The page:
It is still early in the day when I walk towards a grey tower on the edge of the river Inn on a Sunday morning. I have learned of the restaurant in this old tower as part of reading of medieval Innsbruck. Well there I find a quiet establishment with a heavy door. Inside, stairs run upwards but there is no noise or clinking of glasses or cutlery. Instead, upstairs a waitress greets me and I can spot some kitchen staff behind her walking between the dining room and the kitchen as they are getting ready for the day. Somewhere the humming of a fan makes it all very apparent just how quiet it is today. I am led to be seated and in the dining room, a dim light shines through the windows and the scent of wood reminds me of the setting.
This Sunday just after the restaurant opened its doors, I have the dining room to myself and I am surrounded by wooden details, on the roof, tables, and chairs. If it was not for the waitress’s words, melodic swinging umlauts of the Austrian German as she hands me the menu, my gaze would be turning as if my head was on a swivel, constantly marveling at the wood ornaments carved into the roof.
A defense tower turned into a restaurant
My mind begins to wander and my choice of lunch has to take a backseat as questions are forming. From the waitress, I learn that this solitary tower was part of the entrance to the medieval town of Innsbruck. Today this tower is a restaurant, but in the past it was part of the city fortifications. It stands a mere forty meters from the bridge Innbrücke that connects the city to the other side of the river bank. In the medieval past, there would be stories of protecting the town from assaults. In our present time, the building tells the stories of lunch and dinner guests.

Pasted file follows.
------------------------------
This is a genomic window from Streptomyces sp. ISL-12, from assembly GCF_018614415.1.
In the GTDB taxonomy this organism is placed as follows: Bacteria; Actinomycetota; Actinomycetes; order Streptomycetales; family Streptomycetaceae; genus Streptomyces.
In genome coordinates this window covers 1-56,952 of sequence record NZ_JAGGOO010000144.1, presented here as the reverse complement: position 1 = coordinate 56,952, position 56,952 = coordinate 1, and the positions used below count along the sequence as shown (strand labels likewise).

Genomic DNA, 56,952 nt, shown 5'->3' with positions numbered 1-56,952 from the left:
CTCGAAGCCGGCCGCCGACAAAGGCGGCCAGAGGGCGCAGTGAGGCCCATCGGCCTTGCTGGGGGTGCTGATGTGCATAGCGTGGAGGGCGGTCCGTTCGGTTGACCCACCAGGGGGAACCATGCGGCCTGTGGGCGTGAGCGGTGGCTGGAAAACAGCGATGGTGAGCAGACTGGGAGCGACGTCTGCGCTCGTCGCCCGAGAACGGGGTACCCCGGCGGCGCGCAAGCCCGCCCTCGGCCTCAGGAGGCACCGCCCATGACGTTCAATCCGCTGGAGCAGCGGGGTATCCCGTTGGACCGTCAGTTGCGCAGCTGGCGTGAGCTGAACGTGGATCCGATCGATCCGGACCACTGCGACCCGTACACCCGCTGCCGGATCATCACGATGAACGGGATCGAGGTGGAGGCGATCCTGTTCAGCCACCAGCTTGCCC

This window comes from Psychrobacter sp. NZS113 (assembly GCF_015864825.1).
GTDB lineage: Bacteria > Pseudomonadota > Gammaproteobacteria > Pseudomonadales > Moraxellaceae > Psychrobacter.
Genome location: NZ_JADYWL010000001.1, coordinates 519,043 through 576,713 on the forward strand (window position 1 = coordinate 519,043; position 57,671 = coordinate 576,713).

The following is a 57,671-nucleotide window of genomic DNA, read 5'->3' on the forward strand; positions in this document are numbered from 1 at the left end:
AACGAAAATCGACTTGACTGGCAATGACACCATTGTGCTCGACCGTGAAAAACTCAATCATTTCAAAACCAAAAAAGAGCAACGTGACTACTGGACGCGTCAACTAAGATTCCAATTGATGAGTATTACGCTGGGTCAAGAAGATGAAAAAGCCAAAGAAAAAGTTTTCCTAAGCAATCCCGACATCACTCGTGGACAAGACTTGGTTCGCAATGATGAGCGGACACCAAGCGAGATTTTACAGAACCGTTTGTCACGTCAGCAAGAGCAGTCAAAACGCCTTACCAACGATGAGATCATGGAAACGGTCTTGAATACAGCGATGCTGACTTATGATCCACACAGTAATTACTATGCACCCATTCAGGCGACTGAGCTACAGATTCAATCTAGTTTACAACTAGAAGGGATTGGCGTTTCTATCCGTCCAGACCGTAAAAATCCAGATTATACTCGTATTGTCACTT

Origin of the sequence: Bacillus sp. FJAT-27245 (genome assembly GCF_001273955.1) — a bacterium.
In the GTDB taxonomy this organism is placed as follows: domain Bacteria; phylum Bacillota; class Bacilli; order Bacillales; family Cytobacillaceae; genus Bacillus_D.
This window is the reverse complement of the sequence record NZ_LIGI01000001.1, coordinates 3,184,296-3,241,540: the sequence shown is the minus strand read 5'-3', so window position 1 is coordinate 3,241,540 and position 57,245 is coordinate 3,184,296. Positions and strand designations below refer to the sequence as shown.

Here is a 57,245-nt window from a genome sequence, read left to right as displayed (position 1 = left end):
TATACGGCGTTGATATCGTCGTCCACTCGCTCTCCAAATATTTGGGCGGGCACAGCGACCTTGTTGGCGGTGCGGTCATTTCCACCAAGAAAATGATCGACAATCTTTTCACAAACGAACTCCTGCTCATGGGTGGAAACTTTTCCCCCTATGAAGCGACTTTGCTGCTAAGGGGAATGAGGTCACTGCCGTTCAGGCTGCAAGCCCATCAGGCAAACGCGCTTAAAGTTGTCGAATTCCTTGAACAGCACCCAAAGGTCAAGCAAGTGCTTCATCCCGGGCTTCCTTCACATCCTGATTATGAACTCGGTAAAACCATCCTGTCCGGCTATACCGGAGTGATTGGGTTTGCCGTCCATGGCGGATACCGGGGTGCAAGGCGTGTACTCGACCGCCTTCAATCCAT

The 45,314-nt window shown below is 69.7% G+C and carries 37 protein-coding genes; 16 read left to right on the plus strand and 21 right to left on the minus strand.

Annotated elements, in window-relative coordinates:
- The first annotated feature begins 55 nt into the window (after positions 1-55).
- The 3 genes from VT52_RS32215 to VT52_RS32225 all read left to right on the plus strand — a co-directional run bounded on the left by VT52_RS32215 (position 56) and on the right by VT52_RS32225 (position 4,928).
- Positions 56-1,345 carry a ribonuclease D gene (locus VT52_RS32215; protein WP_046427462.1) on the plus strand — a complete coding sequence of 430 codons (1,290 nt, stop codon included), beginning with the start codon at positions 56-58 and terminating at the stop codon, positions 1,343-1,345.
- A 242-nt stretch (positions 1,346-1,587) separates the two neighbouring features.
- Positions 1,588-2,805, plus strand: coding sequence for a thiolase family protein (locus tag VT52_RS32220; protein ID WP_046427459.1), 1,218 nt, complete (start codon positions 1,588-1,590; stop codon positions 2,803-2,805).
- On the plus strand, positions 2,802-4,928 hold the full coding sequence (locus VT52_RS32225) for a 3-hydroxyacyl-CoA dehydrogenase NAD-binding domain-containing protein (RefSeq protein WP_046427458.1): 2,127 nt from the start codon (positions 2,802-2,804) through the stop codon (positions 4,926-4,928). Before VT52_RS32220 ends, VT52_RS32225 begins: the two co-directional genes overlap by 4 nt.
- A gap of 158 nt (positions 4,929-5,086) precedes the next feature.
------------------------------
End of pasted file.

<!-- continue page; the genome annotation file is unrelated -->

Ottoburg and the castle that once was
Where I am sitting, I cannot see the window shutters outside, grasping at the tower walls. They are painted in red and white, boasting silently of their medieval past and the heritage the building carries. For Ottoburg, the story begins in 1180 when the House of Andechs and its German princes acquired Innsbruck, a feudal line that would last circa two hundred years. So for us in modern times that feudal line can be regarded as an interlude of the Austria that was yet to be. But then, during the High Middle Ages, the Holy Roman Empire ruled what is today France, Germany, the Czech Republic, and far south into Italy.
Ottoburg was originally built as part of the castle that once stood in Innsbruck. Over the centuries it stood there until it was rebuilt in 1494-1495 and also grew in size the following century. This tower with polygonal walls has rugged and eye-catching edges, with one sharp edge of the building jutting into the street Herzog-Friedrich-Straße. These are also telltale signs that one side of the building was connected to the inner gate of the castle. But today, this quiet Sunday morning, when I am here and still have to select my appetizer and main course, the building only gives away few secrets inside. Outside, the more than 80 wooden shutters in red-white-red color patterns. In medieval times, it was very much about kingdoms in Europe when maps were drawn. The Renaissance period which would transition Europe from medieval times to Renaissance and later modern times would not see daylight for another quarter of a millennium.
Local delicacies in a place that is a feast for the eyes
Having been snapped back into attention by the waitress, my choice for an appetizer was a bowl of bouillon with pancake stripes and young onions, a savory treat to warm me up from the drizzle outside. The piquant treat is called Fritatensuppen and arrives accompanied by a warm smile. The humming fan is drowning in the sounds of my spoon striking the bowl of soup, remarkably loud in an empty dining room.
Meanwhile, the waitress is quietly setting tables and preparing for the day. But then as I finish my bowl of soup, I am joined by an Austrian family. They announce their arrival with the creaking of the wooden floor as they make their way up the stairs.
Today just before the official lunch hour, I am in the presence of locals. The soft elongated vowels of the waitress and new begin to to mix, Austrian words fly back and forth as the new guests take their seats. Bouillon with pancake strips turns out to be a helping companion when I try to picture the medieval walled city of Innsbruck.